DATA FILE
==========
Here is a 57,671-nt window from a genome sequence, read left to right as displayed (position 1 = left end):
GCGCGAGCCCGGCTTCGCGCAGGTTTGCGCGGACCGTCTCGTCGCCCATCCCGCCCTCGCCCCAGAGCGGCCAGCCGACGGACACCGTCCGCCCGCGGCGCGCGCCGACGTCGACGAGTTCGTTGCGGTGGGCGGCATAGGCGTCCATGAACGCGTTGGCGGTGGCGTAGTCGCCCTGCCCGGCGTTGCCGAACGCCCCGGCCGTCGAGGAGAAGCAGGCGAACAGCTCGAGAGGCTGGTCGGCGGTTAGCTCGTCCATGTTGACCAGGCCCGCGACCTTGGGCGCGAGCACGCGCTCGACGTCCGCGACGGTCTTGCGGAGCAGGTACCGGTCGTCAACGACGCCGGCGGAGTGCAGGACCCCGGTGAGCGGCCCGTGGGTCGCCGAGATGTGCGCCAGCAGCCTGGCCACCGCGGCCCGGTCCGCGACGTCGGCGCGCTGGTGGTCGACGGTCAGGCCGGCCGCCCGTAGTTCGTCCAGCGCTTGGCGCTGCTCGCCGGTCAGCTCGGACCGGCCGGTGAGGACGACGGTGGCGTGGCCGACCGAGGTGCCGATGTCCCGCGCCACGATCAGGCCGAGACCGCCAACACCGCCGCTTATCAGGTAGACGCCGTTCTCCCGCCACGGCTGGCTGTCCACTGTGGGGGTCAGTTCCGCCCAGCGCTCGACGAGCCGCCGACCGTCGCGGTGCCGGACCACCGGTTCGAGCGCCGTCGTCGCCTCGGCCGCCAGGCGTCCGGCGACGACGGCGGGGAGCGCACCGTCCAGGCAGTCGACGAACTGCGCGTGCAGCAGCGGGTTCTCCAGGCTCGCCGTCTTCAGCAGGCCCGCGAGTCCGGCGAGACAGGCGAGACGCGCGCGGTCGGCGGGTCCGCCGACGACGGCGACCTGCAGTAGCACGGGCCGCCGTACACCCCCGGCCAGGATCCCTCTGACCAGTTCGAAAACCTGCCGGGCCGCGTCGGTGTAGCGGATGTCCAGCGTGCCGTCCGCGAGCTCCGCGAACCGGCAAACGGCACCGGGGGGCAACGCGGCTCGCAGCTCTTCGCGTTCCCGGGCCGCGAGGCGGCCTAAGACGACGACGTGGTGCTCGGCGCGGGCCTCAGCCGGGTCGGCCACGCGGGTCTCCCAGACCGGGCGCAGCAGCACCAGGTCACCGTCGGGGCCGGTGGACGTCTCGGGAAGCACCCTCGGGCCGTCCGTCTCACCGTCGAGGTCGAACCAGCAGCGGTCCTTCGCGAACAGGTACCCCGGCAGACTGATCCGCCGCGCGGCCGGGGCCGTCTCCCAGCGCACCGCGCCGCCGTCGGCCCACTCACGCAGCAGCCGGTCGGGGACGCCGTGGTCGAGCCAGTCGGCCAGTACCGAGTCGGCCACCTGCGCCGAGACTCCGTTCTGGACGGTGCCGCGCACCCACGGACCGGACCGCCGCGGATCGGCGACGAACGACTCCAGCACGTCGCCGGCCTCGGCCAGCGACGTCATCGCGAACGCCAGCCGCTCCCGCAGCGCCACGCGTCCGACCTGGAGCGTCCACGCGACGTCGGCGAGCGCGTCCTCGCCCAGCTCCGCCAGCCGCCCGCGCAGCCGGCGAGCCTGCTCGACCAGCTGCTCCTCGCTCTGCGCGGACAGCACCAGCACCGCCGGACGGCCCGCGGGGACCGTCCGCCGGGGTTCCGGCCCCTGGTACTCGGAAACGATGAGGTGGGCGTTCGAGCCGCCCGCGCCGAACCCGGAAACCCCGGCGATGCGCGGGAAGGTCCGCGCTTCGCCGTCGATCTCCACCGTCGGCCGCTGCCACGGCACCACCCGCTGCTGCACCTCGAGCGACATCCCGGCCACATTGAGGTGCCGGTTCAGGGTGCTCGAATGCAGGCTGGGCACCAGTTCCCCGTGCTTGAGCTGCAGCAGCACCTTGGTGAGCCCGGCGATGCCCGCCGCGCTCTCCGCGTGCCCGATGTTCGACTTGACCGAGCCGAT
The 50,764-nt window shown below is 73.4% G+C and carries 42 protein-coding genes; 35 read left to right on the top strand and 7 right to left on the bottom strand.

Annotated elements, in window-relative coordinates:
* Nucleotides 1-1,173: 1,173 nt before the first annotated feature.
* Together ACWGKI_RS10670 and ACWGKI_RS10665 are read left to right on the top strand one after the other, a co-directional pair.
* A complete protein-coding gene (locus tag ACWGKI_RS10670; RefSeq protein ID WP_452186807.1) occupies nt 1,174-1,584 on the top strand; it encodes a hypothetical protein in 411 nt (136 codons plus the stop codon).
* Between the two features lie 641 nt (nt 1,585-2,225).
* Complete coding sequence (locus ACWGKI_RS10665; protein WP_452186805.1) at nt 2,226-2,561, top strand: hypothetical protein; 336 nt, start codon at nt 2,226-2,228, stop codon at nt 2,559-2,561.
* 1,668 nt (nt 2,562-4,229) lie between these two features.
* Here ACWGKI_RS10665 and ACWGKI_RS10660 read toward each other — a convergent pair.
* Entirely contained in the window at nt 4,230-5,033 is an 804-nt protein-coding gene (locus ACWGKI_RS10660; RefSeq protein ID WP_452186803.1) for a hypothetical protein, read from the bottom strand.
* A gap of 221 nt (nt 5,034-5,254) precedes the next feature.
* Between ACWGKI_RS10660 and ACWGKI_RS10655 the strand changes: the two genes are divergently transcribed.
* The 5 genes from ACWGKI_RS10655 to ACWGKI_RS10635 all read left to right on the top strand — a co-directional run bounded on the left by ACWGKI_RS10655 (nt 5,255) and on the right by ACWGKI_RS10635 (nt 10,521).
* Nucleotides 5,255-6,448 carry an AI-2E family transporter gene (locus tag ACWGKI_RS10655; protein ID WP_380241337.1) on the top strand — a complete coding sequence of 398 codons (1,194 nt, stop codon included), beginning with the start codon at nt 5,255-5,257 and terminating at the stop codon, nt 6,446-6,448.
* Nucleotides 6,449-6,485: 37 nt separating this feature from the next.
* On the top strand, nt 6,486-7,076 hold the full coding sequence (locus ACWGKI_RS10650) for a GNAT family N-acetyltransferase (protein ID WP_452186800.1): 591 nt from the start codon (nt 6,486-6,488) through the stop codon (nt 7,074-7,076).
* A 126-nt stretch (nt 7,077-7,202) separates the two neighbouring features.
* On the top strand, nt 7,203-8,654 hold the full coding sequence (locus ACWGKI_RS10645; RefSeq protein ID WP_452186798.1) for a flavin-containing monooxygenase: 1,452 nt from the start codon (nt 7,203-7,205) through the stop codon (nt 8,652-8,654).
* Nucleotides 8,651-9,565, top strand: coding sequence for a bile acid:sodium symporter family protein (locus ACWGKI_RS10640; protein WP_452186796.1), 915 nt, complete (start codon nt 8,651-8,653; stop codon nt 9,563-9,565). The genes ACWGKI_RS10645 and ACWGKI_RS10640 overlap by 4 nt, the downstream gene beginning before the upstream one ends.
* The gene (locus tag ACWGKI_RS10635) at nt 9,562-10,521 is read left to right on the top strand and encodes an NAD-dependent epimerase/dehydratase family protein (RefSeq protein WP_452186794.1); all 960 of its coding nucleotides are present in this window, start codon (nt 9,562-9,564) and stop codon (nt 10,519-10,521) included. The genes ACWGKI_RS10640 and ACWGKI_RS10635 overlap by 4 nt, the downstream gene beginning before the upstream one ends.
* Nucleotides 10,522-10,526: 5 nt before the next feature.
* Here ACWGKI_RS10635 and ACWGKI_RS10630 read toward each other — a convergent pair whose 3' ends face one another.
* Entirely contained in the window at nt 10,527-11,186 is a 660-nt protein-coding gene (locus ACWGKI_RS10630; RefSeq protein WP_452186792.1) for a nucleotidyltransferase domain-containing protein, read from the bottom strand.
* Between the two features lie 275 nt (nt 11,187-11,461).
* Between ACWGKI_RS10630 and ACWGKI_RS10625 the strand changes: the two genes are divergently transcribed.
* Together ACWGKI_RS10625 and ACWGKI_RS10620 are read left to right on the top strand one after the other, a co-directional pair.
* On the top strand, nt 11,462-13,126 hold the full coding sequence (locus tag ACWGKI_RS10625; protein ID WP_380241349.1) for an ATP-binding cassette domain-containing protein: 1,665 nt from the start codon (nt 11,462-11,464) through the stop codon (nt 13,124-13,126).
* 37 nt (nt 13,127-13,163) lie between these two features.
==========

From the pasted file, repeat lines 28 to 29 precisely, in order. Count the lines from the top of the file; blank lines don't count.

* Together ACWGKI_RS10625 and ACWGKI_RS10620 are read left to right on the top strand one after the other, a co-directional pair.
* On the top strand, nt 11,462-13,126 hold the full coding sequence (locus tag ACWGKI_RS10625; protein ID WP_380241349.1) for an ATP-binding cassette domain-containing protein: 1,665 nt from the start codon (nt 11,462-11,464) through the stop codon (nt 13,124-13,126).